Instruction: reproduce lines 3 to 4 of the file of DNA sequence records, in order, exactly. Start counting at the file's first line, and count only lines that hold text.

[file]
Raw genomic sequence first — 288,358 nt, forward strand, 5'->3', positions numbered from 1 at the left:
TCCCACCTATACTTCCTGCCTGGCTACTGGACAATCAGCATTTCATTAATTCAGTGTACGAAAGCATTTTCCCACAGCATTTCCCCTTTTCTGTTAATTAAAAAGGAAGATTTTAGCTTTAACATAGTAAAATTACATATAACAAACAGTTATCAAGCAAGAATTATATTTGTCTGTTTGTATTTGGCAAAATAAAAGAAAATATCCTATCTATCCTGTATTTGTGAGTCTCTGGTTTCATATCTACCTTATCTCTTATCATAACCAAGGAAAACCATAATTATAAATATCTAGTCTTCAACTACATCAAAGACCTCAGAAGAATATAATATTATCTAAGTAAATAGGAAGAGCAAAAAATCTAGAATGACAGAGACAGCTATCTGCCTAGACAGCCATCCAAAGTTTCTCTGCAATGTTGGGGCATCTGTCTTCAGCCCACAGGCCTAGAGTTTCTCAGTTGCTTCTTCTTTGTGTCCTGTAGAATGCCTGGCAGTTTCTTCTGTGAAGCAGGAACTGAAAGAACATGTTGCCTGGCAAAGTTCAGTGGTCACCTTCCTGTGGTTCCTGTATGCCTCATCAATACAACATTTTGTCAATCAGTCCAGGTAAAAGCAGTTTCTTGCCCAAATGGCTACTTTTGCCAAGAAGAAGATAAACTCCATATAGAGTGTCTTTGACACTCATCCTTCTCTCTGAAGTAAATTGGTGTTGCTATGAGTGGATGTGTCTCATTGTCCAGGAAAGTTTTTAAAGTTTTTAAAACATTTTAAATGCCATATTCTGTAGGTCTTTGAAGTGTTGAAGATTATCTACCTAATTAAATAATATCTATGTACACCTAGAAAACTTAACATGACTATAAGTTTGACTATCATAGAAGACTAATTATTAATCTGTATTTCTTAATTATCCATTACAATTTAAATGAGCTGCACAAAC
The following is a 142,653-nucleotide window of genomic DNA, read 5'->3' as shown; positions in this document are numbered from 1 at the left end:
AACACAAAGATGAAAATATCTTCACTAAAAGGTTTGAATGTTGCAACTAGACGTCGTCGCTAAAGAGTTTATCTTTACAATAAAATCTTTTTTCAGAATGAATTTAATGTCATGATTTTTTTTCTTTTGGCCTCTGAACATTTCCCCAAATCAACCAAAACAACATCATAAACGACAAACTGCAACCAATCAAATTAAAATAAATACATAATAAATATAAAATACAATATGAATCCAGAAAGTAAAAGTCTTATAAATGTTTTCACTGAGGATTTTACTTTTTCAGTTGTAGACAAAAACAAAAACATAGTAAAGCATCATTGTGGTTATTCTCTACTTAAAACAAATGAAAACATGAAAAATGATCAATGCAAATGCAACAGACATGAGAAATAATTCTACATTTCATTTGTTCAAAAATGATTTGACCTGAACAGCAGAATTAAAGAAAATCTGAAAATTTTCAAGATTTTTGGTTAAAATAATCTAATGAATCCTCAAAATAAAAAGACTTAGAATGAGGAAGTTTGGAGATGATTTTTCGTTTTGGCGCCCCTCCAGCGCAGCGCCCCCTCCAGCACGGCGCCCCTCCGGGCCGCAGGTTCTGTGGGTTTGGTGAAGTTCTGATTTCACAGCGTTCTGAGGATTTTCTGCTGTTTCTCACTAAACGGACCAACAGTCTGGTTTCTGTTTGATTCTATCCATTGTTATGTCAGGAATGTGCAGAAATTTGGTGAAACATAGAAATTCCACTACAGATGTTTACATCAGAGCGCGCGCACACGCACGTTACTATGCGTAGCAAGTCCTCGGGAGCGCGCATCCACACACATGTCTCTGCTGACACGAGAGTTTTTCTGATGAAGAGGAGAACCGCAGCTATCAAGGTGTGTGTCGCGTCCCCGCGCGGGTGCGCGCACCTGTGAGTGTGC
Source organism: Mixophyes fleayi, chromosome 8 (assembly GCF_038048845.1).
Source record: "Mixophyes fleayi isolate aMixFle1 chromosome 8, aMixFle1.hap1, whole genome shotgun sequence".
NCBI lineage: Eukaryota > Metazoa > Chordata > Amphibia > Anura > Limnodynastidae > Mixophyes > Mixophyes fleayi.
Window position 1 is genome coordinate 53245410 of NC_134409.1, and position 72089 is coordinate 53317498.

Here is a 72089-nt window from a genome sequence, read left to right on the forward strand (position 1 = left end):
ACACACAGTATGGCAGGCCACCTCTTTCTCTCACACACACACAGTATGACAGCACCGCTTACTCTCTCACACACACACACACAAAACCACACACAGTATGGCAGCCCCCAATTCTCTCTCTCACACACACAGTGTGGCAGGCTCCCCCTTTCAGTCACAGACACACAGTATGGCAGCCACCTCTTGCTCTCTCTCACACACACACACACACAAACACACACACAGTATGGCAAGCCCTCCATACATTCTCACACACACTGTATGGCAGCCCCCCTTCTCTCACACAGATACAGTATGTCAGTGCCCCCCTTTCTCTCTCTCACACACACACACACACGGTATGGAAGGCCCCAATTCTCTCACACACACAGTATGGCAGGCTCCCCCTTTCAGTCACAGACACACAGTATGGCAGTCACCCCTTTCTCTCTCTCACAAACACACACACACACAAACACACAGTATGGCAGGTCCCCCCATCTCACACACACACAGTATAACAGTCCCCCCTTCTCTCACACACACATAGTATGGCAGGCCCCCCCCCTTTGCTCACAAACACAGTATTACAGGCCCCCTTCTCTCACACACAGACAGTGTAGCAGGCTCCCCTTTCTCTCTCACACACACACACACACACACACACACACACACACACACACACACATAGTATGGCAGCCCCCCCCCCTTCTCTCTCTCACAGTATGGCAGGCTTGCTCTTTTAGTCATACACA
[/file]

The following is a 142,653-nucleotide window of genomic DNA, read 5'->3' as shown; positions in this document are numbered from 1 at the left end:
AACACAAAGATGAAAATATCTTCACTAAAAGGTTTGAATGTTGCAACTAGACGTCGTCGCTAAAGAGTTTATCTTTACAATAAAATCTTTTTTCAGAATGAATTTAATGTCATGATTTTTTTTCTTTTGGCCTCTGAACATTTCCCCAAATCAACCAAAACAACATCATAAACGACAAACTGCAACCAATCAAATTAAAATAAATACATAATAAATATAAAATACAATATGAATCCAGAAAGTAAAAGTCTTATAAATGTTTTCACTGAGGATTTTACTTTTTCAGTTGTAGACAAAAACAAAAACATAGTAAAGCATCATTGTGGTTATTCTCTACTTAAAACAAATGAAAACATGAAAAATGATCAATGCAAATGCAACAGACATGAGAAATAATTCTACATTTCATTTGTTCAAAAATGATTTGACCTGAACAGCAGAATTAAAGAAAATCTGAAAATTTTCAAGATTTTTGGTTAAAATAATCTAATGAATCCTCAAAATAAAAAGACTTAGAATGAGGAAGTTTGGAGATGATTTTTCGTTTTGGCGCCCCTCCAGCGCAGCGCCCCCTCCAGCACGGCGCCCCTCCGGGCCGCAGGTTCTGTGGGTTTGGTGAAGTTCTGATTTCACAGCGTTCTGAGGATTTTCTGCTGTTTCTCACTAAACGGACCAACAGTCTGGTTTCTGTTTGATTCTATCCATTGTTATGTCAGGAATGTGCAGAAATTTGGTGAAACATAGAAATTCCACTACAGATGTTTACATCAGAGCGCGCGCACACGCACGTTACTATGCGTAGCAAGTCCTCGGGAGCGCGCATCCACACACATGTCTCTGCTGACACGAGAGTTTTTCTGATGAAGAGGAGAACCGCAGCTATCAAGGTGTGTGTCGCGTCCCCGCGCGGGTGCGCGCACCTGTGAGTGTGC